He said from where they started they are now much more knowledgeable about them, helped in a large way by an industry that is so giving and supportive of anyone trying to have a go, and along the way have mastered some of the natural pickling methods of table olive production.

But he said they would always be learning.

“We have several varietals of table olive trees, including Volos, Nab Tamri, Kalamata, Manzanillo, Picual, Azapa, Barouni, Hojiblanco, Coratina and Californian Queen,” Rob said.

“We have local provedores; we do a lot of local farmers’ markets and sell online.

“But mostly we love selling our produce directly to the local community, restaurants and vineyard cellar doors in the Macedon Ranges.

“We take a lot of professional pride in making sure our olives have a ‘natural’ olive taste and texture, unlike supermarket olives.

“This is mainly down to our traditional pickling techniques. Simply put we do not use any chemicals to hasten the process of ‘producing’ our olives, especially our fully ripe natural black olives.

“Our natural ‘Sicilian method’ of pickling means they are in a simple natural brine for at least 12 months, generally more, before being ready for bottling.”

Harvesting in late autumn is predominantly done by hand, with some assistance from hand and mechanical rakes on larger trees as needed.

Each tree’s harvest is weighed so Rob can monitor how the individual trees are performing each season.

Mechanical tree shakers (used for olives grown for oil) are not used. This also ensures their table olives are not bruised.

On the day of harvesting the olives are washed and leaves and stalks removed before being placed in a 10 per cent brine pickling solution.

They remain in this solution for at least 12 months and are inspected and tested for correct brine and pH levels every few months.

During this natural processing the green ripe olives turn a lovely khaki colour while the black (fully ripe) olives have a softer flesh and slightly milder flavour.

“Bottling of our table olives is done by hand,” Rob said.

“When opening a new pickling barrel for bottling we first taste to make sure the olives are fully ‘de-bittered’ and with a lovely balanced olive taste.

“After sterilising the bottles and lids we fill them with olives and then utilise the mature pickling brine as the packing medium. This ensures the wonderful flavours of the pickling process are captured in our bottled olives.”

Out in the field, the other vital part of the year is pruning, which Rob describes as a mixture of art and science.

In which he says the aim is to maximise sunlight and air circulation getting to the olive-bearing branches — and that’s the science.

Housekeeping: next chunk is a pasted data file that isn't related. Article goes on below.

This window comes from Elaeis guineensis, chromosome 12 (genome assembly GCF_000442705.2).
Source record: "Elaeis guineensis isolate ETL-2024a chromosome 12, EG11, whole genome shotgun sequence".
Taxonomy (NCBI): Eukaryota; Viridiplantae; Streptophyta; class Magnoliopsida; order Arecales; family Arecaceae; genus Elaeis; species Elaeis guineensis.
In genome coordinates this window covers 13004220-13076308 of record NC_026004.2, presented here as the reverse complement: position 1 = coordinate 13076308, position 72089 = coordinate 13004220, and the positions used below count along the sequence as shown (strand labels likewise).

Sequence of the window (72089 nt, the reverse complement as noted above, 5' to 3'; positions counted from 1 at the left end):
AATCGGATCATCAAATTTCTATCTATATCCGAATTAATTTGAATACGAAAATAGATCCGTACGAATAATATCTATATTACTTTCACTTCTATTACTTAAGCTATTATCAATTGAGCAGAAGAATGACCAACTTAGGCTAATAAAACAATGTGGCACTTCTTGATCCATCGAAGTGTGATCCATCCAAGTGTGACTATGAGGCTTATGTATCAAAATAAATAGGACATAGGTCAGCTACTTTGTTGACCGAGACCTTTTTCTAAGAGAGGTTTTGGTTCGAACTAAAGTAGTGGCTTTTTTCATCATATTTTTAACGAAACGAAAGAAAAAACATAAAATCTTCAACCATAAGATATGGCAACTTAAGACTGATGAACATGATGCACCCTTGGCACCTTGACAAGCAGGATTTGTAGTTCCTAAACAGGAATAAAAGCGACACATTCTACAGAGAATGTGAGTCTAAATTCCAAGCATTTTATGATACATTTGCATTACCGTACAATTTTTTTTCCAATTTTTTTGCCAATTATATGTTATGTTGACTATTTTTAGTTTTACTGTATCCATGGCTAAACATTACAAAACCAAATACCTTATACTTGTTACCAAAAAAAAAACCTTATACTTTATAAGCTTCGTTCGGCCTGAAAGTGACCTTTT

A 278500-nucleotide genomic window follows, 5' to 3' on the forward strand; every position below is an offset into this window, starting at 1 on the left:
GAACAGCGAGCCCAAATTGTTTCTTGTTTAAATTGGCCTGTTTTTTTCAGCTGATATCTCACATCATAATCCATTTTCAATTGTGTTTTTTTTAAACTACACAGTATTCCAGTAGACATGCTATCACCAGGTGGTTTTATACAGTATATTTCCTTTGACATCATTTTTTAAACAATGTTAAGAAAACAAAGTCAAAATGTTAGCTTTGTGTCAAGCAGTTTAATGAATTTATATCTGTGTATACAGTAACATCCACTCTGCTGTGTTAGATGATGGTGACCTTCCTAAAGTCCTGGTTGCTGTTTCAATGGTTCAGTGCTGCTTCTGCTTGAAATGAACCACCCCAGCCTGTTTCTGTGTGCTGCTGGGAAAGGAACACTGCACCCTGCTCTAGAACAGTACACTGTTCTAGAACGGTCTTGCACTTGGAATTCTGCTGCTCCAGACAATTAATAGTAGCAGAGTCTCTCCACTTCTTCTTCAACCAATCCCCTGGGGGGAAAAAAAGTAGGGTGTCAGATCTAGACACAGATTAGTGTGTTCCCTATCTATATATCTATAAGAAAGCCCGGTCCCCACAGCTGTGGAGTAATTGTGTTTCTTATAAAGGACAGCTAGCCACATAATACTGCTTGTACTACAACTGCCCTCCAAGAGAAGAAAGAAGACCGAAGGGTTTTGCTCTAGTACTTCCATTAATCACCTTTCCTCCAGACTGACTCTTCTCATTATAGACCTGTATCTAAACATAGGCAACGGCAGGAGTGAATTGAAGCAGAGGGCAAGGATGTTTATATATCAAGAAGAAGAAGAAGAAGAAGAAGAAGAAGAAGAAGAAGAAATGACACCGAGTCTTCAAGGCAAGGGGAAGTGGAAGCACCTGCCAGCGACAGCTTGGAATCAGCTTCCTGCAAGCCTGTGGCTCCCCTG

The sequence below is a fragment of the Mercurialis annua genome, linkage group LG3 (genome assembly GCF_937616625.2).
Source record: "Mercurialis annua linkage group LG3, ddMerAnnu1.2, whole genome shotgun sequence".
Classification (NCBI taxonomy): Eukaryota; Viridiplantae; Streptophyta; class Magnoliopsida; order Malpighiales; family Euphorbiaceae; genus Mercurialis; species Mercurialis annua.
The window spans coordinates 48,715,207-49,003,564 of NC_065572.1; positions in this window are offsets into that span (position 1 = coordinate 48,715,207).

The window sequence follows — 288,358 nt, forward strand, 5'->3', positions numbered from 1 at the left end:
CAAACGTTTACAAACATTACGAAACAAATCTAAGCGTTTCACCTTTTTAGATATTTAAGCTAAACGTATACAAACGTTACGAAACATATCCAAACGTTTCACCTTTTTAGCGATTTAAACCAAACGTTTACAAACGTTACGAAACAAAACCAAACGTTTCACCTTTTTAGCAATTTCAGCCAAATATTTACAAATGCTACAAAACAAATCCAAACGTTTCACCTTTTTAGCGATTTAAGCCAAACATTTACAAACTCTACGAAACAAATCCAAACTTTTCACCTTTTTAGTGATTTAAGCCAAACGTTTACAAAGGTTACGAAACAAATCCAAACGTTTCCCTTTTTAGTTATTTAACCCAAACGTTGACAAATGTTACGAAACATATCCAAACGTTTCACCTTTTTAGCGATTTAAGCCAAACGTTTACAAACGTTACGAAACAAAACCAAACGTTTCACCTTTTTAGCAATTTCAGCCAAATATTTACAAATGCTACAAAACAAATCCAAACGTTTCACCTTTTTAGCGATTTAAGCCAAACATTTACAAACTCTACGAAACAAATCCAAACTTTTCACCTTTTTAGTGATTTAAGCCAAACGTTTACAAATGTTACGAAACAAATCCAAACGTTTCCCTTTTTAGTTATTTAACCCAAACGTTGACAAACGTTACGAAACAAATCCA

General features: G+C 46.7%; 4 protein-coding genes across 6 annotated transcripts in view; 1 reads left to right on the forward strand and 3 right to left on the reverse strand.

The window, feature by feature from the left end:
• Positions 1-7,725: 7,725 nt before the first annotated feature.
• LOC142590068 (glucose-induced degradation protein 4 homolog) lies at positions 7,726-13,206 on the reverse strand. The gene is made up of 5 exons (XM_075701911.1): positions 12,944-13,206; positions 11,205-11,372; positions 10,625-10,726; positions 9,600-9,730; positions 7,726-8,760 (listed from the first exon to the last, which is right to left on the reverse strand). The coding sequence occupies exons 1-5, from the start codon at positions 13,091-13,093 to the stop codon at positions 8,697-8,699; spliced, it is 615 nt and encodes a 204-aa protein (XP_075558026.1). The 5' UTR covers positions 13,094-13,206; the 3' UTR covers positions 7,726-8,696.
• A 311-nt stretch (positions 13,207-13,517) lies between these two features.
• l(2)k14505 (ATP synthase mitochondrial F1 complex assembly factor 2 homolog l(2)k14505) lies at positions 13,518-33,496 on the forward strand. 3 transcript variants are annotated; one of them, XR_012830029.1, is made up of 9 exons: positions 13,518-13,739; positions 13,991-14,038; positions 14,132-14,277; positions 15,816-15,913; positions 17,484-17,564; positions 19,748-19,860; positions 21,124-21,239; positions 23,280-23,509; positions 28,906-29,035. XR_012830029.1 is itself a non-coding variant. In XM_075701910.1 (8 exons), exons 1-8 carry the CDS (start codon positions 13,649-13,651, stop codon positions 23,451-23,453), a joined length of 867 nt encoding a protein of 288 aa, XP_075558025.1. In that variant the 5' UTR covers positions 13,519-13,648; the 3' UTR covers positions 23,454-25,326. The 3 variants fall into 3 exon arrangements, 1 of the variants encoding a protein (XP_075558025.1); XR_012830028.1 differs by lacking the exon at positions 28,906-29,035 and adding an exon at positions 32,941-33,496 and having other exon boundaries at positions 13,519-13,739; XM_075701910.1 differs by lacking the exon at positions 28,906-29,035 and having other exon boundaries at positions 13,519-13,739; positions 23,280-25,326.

Trying to foresee how the tree will grow its branches and produce olives in the next one, two and three years is the art — and difficult for the untrained eye.

“Because we ended up with some olive oil varieties from my early ‘no idea’ days we always have a quantity of smaller olives which we thought would be a perfect product for pubs, clubs and restaurants — and we were wrong,” Rob laughed.

“So I thought we might turn them into a tapenade so I made a couple of machines to do that — but none of them worked.

“Then we came up with the idea of a pure olive paste, no other flavours or additives, and it has gone gang busters.

“When the green olives are fully de-bittered we select the smaller ones and utilise them for our Pure Olive Paste.

“We wash them, remove the pits and crush the flesh into a paste. Into sterilised bottles and caps it goes with nothing else, just Pure Olive Paste. We then pasteurise the bottles, then label and they are ready for sale.”

Rob says Olive’s Olives are harvested at two stages of ripeness — green ripe and fully black ripe.

He says there is absolutely no use of harsh chemicals such as lye (caustic soda) to artificially speed up the de-bittering process.

After regular testing and at least 12 months, they are then bottled with the mature brine (filtered three times) used as packing in 210g, 320g bottles and 1kg bulk bags.

“Our green ripe olive harvest happens in mid-autumn when the olives are still green or ‘turning colour’,” Rob said.

“This ‘green ripe’ harvest ensures that when fully de-bittered they are ready to eat. The flesh is firm and there is quite a distinct pleasant umami savoury taste.

“If you love snacking on olives, or enjoying olives with your aperitif, it’s probably because of the umami factor — a mix of sweet, salty and bitter.

“Our black olives are ‘naturally’ black. They are left on the trees for another two to three months after the green ripe stage.

“It is important to be aware this is a natural process and not in any way like the black olives sourced from supermarkets or delis that are ‘processed’ to turn green olives black.”

Rob says there is a huge amount of work involved in doing olives, and getting it right.

And now he knows what olive trees and olives are, he wouldn’t have had it any other way.